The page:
Changing technology means the space between parent and teenager feels greater than ever. But it doesn’t have to be, writes Luke Martin.*
It’s no secret that raising teenagers is hard. They are excitable, passionate and wonderfully chaotic. But adolescence has its share of experimentation and risk-taking that leaves parents hanging on for dear life.
There are numerous changing trends that dictate social behaviours, not to mention the turbulent friendships and emotional roller-coasters.
Add to the equation technology that is moving faster than any other point in history, and the space between parent and teenager has been amplified to a significant chasm.
This is why I created ‘In The Know’, a seminar-based educational service designed to empower parents with a range of information vital to raising teenagers in modern culture.
Having been a youth worker for the past decade, the program was born out of my reflection that parents are finding it difficult to know how to tackle a plethora of new issues with their teen provoked by changing technology.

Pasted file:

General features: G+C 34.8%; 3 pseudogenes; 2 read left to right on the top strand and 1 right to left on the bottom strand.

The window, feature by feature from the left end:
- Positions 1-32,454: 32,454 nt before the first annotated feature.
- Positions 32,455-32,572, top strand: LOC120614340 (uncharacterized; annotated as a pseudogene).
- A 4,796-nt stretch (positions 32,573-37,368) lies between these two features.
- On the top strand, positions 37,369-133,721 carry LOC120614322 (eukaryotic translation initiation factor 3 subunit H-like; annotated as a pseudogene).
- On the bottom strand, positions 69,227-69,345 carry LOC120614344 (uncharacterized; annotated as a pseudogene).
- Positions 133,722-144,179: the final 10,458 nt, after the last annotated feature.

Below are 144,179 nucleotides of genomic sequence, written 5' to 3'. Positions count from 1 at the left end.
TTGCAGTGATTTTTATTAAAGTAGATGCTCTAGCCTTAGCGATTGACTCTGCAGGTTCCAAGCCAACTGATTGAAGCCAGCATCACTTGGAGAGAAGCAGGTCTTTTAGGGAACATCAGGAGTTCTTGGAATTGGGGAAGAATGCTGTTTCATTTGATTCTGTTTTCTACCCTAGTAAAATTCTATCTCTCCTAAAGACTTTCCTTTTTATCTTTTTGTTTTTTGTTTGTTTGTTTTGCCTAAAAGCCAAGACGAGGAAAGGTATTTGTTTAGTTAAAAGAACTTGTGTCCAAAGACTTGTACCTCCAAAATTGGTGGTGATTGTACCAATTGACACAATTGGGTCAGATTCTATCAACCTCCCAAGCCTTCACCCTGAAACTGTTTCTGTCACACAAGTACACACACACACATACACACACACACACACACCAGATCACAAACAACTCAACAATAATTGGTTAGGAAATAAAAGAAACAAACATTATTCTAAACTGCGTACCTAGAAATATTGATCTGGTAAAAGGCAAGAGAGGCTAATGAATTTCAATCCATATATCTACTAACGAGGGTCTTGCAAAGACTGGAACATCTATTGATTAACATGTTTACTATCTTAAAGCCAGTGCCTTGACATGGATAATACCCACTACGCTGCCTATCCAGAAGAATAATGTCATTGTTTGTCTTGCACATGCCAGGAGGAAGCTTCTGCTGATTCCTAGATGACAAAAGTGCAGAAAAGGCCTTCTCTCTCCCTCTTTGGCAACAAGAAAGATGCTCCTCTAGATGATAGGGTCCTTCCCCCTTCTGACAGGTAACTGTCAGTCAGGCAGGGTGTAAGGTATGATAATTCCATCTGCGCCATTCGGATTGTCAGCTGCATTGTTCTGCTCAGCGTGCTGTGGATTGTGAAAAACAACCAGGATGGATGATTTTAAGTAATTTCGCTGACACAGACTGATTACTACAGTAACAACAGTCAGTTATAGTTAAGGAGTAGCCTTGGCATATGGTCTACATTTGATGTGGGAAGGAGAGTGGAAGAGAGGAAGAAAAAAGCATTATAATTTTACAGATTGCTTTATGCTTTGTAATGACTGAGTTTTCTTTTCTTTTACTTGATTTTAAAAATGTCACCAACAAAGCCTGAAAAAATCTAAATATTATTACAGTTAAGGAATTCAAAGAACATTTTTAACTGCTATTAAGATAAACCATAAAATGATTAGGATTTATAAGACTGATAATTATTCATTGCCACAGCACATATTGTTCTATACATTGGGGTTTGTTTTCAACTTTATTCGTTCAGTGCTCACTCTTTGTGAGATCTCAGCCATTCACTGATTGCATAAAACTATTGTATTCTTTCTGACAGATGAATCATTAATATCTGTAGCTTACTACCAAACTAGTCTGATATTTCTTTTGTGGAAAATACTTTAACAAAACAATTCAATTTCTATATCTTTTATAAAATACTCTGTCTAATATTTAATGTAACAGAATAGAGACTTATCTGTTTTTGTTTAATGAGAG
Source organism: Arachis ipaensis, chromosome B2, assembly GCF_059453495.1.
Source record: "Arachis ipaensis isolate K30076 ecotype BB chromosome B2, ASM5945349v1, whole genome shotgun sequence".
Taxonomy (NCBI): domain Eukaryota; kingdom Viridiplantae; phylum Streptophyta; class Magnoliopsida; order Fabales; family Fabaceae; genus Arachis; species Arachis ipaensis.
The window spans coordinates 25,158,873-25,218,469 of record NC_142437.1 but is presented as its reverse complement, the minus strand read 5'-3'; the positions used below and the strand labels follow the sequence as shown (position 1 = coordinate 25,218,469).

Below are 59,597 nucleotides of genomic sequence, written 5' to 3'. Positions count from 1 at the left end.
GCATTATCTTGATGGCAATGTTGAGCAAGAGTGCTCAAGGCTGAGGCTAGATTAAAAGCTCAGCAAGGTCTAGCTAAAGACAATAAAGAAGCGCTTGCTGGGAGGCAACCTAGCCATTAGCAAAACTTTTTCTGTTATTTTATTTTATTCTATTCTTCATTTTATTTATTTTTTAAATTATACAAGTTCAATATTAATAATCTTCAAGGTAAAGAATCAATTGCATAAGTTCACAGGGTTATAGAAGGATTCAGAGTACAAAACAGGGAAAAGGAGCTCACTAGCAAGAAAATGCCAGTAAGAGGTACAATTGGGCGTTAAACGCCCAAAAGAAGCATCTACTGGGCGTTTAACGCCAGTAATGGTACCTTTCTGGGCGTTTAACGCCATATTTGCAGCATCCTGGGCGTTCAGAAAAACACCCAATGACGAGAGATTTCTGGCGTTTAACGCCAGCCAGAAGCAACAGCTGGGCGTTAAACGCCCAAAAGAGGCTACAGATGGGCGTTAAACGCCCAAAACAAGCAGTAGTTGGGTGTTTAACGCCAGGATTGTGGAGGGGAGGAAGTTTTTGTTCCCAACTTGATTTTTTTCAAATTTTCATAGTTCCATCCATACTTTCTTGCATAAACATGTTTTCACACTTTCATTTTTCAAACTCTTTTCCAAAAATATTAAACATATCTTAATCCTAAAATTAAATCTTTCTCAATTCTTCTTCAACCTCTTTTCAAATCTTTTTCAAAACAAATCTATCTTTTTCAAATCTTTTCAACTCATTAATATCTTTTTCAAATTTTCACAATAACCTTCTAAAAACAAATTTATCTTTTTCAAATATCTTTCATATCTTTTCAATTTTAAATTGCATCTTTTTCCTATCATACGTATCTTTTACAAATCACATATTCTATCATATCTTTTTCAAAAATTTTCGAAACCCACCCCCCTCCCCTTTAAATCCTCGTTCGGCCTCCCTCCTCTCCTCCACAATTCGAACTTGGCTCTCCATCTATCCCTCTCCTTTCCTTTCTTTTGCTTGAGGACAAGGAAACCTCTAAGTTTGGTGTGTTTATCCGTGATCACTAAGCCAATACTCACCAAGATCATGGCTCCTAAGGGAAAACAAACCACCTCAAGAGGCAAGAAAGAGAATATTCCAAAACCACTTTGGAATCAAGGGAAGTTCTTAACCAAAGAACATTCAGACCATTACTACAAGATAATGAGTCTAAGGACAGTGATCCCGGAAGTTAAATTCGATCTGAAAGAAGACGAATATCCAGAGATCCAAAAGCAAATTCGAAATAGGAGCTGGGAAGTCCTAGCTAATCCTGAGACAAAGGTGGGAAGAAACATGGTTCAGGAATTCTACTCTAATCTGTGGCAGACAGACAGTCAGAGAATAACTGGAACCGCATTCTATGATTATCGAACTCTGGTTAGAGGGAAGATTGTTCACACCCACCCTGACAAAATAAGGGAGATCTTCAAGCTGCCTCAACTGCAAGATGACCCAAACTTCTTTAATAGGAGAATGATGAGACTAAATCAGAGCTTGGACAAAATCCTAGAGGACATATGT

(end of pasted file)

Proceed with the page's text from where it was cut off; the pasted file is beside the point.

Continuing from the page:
Worse still, many aren’t even aware of how drastic these changes are, or that they are failing to tackle them at all.
The reality is that technology has accentuated the parent-teenager divide to the point where parents, more often than not, are dangerously naive to the world of their teenager.
This naivety and lack of understanding towards technology naturally leaves parents feeling intimidated by the unknown (i.e. social media) and it detracts greatly from their sense of authority and confidence to make strong parenting decisions.
It is difficult for a parent to put rules in place around the home for something they don’t even understand.
This is why information is key. I firmly believe that being informed is the most powerful tool a parent can have, because it empowers them with authority and confidence.
In The Know is more than a conversation about how smartphones work or what Snapchat is. It’s a conversation about how the entire social landscape of adolescence has changed.
Having a crush on a celebrity is no longer just a poster on a wall; you can follow their day-to-day lives via Instagram. Pornography is no longer a Playboy centrefold; it’s violent, graphic and highly accessible. Popularity is no longer just a schoolyard problem; shaping your public persona is a round-the-clock job.
Teenagers are fantastic, but they need strong parents who can act decisively around these issues. Make technology your friend and you’ll find that there are countless resources available to make you an informed, empowered parent.
Luke Martin is a youth worker and communicator with more than 10 years of experience working in schools. In The Know is an interactive information seminar run in partnership with schools, churches and sporting clubs. For enquiries visit www.intheknowparenting.com.au.